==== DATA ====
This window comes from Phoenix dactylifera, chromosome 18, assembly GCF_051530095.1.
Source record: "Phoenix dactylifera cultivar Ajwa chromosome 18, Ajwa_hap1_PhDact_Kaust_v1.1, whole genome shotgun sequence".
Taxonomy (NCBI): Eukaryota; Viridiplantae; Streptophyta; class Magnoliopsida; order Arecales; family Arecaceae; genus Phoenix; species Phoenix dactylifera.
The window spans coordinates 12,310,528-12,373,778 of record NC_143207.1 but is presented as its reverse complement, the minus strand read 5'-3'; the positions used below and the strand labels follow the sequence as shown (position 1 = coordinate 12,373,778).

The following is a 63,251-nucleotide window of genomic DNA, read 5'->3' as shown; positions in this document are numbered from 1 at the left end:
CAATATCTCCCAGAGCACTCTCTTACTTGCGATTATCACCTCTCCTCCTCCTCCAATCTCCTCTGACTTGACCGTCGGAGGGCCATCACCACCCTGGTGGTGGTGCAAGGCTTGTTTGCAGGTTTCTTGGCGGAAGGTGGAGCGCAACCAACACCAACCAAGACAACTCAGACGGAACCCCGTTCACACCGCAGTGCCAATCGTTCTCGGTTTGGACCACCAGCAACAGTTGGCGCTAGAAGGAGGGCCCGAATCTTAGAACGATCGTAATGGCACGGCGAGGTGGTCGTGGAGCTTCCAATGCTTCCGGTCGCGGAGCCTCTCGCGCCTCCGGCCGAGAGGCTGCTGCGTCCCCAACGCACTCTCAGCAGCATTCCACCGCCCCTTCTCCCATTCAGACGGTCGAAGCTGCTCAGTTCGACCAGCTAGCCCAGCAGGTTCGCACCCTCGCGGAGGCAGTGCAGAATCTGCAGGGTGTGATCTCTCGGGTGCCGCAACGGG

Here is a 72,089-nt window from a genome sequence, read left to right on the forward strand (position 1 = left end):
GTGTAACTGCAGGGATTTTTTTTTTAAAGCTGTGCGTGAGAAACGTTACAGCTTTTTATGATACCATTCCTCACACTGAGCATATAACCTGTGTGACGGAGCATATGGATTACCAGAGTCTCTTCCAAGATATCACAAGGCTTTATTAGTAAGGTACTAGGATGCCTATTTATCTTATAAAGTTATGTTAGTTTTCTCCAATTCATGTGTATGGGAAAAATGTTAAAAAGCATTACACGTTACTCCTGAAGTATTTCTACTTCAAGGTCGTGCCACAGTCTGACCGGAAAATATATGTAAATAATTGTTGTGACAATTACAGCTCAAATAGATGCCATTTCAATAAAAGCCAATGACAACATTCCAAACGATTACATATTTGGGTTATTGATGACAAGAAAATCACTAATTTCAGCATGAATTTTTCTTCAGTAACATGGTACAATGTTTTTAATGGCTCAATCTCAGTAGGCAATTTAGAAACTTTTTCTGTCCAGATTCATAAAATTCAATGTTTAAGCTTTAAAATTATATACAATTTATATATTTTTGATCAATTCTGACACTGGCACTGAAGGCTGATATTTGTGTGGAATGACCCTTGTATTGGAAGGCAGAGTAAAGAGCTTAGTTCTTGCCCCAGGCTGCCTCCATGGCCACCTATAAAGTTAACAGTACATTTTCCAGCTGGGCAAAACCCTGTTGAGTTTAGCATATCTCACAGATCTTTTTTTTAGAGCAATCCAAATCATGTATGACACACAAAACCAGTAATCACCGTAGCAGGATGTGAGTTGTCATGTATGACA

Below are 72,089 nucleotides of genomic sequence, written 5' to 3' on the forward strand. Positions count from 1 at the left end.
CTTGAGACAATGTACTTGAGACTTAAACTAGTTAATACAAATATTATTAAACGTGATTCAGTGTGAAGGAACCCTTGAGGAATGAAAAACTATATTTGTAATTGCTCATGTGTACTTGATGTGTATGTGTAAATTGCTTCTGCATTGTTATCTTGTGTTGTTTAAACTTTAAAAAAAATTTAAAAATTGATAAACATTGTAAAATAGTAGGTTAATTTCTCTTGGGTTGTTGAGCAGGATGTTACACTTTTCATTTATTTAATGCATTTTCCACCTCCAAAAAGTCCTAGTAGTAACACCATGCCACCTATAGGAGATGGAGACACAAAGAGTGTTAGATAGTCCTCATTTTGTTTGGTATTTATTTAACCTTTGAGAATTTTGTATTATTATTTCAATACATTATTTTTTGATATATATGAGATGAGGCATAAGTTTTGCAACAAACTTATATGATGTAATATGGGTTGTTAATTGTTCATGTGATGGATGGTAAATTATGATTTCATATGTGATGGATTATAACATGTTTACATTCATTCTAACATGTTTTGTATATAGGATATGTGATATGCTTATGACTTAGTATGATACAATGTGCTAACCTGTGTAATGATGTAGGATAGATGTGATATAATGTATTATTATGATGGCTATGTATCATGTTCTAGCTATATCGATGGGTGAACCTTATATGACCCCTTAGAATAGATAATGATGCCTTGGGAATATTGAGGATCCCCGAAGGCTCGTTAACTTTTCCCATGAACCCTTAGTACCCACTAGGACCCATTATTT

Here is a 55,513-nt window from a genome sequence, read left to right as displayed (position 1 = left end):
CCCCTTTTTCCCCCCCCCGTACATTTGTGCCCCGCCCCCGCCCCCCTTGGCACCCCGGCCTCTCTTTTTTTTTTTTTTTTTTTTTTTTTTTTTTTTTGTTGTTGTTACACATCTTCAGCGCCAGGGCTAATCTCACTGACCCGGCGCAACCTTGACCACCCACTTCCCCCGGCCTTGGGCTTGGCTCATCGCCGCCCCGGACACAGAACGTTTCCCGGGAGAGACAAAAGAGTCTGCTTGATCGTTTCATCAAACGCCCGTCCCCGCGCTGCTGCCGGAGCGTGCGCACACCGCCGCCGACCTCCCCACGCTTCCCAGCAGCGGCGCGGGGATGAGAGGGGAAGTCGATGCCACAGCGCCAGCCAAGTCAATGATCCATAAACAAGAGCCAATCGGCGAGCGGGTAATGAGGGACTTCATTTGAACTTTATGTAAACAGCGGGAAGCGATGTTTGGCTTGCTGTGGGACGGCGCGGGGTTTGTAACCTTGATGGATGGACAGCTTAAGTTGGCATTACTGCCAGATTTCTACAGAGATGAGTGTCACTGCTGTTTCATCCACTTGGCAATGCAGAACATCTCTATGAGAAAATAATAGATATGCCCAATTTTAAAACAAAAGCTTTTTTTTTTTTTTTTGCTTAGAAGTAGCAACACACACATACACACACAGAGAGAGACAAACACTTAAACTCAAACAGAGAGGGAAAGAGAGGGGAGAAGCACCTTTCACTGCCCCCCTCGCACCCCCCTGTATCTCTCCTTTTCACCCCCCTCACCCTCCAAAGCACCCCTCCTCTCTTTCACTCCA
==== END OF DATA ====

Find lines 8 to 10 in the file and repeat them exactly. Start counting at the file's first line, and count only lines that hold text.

GTGTAACTGCAGGGATTTTTTTTTTAAAGCTGTGCGTGAGAAACGTTACAGCTTTTTATGATACCATTCCTCACACTGAGCATATAACCTGTGTGACGGAGCATATGGATTACCAGAGTCTCTTCCAAGATATCACAAGGCTTTATTAGTAAGGTACTAGGATGCCTATTTATCTTATAAAGTTATGTTAGTTTTCTCCAATTCATGTGTATGGGAAAAATGTTAAAAAGCATTACACGTTACTCCTGAAGTATTTCTACTTCAAGGTCGTGCCACAGTCTGACCGGAAAATATATGTAAATAATTGTTGTGACAATTACAGCTCAAATAGATGCCATTTCAATAAAAGCCAATGACAACATTCCAAACGATTACATATTTGGGTTATTGATGACAAGAAAATCACTAATTTCAGCATGAATTTTTCTTCAGTAACATGGTACAATGTTTTTAATGGCTCAATCTCAGTAGGCAATTTAGAAACTTTTTCTGTCCAGATTCATAAAATTCAATGTTTAAGCTTTAAAATTATATACAATTTATATATTTTTGATCAATTCTGACACTGGCACTGAAGGCTGATATTTGTGTGGAATGACCCTTGTATTGGAAGGCAGAGTAAAGAGCTTAGTTCTTGCCCCAGGCTGCCTCCATGGCCACCTATAAAGTTAACAGTACATTTTCCAGCTGGGCAAAACCCTGTTGAGTTTAGCATATCTCACAGATCTTTTTTTTAGAGCAATCCAAATCATGTATGACACACAAAACCAGTAATCACCGTAGCAGGATGTGAGTTGTCATGTATGACA

Below are 72,089 nucleotides of genomic sequence, written 5' to 3' on the forward strand. Positions count from 1 at the left end.
CTTGAGACAATGTACTTGAGACTTAAACTAGTTAATACAAATATTATTAAACGTGATTCAGTGTGAAGGAACCCTTGAGGAATGAAAAACTATATTTGTAATTGCTCATGTGTACTTGATGTGTATGTGTAAATTGCTTCTGCATTGTTATCTTGTGTTGTTTAAACTTTAAAAAAAATTTAAAAATTGATAAACATTGTAAAATAGTAGGTTAATTTCTCTTGGGTTGTTGAGCAGGATGTTACACTTTTCATTTATTTAATGCATTTTCCACCTCCAAAAAGTCCTAGTAGTAACACCATGCCACCTATAGGAGATGGAGACACAAAGAGTGTTAGATAGTCCTCATTTTGTTTGGTATTTATTTAACCTTTGAGAATTTTGTATTATTATTTCAATACATTATTTTTTGATATATATGAGATGAGGCATAAGTTTTGCAACAAACTTATATGATGTAATATGGGTTGTTAATTGTTCATGTGATGGATGGTAAATTATGATTTCATATGTGATGGATTATAACATGTTTACATTCATTCTAACATGTTTTGTATATAGGATATGTGATATGCTTATGACTTAGTATGATACAATGTGCTAACCTGTGTAATGATGTAGGATAGATGTGATATAATGTATTATTATGATGGCTATGTATCATGTTCTAGCTATATCGATGGGTGAACCTTATATGACCCCTTAGAATAGATAATGATGCCTTGGGAATATTGAGGATCCCCGAAGGCTCGTTAACTTTTCCCATGAACCCTTAGTACCCACTAGGACCCATTATTT